Cognitive Rehabilitation Techniques

Cognitive rehabilitation techniques are often geared to three broad categories: restore, substitute, or restructure. Techniques for restoring cognitive functions include cognitive training and exercises directed toward strengthening and the reestablishment of impaired abilities. Substitute techniques commonly include external prosthetic devices and compensatory strategies utilized in place of impairments, which do not attempt to ameliorate impairments. Lastly, restructure techniques reorganize the client's environment in order to compensate for impairments. The following are examples of the most common cognitive rehabilitation techniques and approaches:

• Computer training utilizes multipurpose software for assessment, treatment planning, treatment, data analysis, progress recording, and reporting. Multimedia applications are also used for education and simulation.

• Memory retraining often involves teaching a client to use rehearsal techniques to maintain information within memory.

• Social skills training primarily involves training conversation tracking skills, eye contact, initiation, attention, and appropriate behavioral skills.

• Use of prosthetic devices involves using external aids rather than retraining the cognitive deficit (e.g., memory watch, calculator, tape recorder, pill organizer, and voice recognition software).

• Stimulation therapy is the oldest type of cognitive rehabilitation. It involves direct retraining through paper-and-pencil exercises and computer programs that require one or more mental skills.

• Process training is similar to stimulation therapy but is designed to improve only one specific aspect of cognition.

• Attention and concentration training is designed to improve one's ability to focus attention, maintain vigilance, resist distraction, and perform mental manipulations quickly and efficiently.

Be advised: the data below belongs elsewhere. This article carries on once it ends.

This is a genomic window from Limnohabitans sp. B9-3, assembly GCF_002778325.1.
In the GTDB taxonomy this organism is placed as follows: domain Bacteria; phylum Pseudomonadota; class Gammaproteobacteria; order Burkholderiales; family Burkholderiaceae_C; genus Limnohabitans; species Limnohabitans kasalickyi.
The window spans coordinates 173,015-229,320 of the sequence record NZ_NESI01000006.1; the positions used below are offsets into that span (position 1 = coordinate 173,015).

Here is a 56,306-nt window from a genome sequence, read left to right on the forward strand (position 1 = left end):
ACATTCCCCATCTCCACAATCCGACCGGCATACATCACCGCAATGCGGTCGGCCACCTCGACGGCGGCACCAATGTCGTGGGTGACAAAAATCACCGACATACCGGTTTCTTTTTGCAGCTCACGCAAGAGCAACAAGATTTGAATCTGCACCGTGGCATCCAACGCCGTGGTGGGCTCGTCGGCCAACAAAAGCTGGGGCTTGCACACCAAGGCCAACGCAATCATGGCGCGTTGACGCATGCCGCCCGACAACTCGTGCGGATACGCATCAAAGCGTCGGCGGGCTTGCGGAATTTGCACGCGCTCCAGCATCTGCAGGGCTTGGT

• Stimulus-response conditioning involves the identification of rewards and punishments and then either providing or withholding these in order to affect some desired change.

• Strategy training involves the teaching of mental sets that are applicable in other situations (e.g., mnemonics, conversation skills, and problem-solving skills).

• Domain-specific training provides guidance with the use of simulated life experiences or within a specific functional domain (e.g., computer-simulated driving).

• The cognitive cycle technique is a five-step process for retraining complex executive functioning skills. The five steps include having the client identify goals, determine methods of achieving the goals, act to achieve goals based on chosen method, assess progress, and, if necessary, repeat the process until the desired goal is achieved.

• Enhancement of physical and emotional health and social functioning is an indirect approach that focuses on changes to one's overall lifestyle (e.g., stress reduction, better nutrition, exercising regularly, and getting enough sleep and relaxation).

• Nutrient and drug treatment is a relatively new approach involving the use of various drugs and nutrients believed to improve brain functioning to treat cognitive deficits (e.g., nootropics, vasodilators, mechanism-based drugs, nutrients, herbs, minerals, antioxidants, and vitamins).

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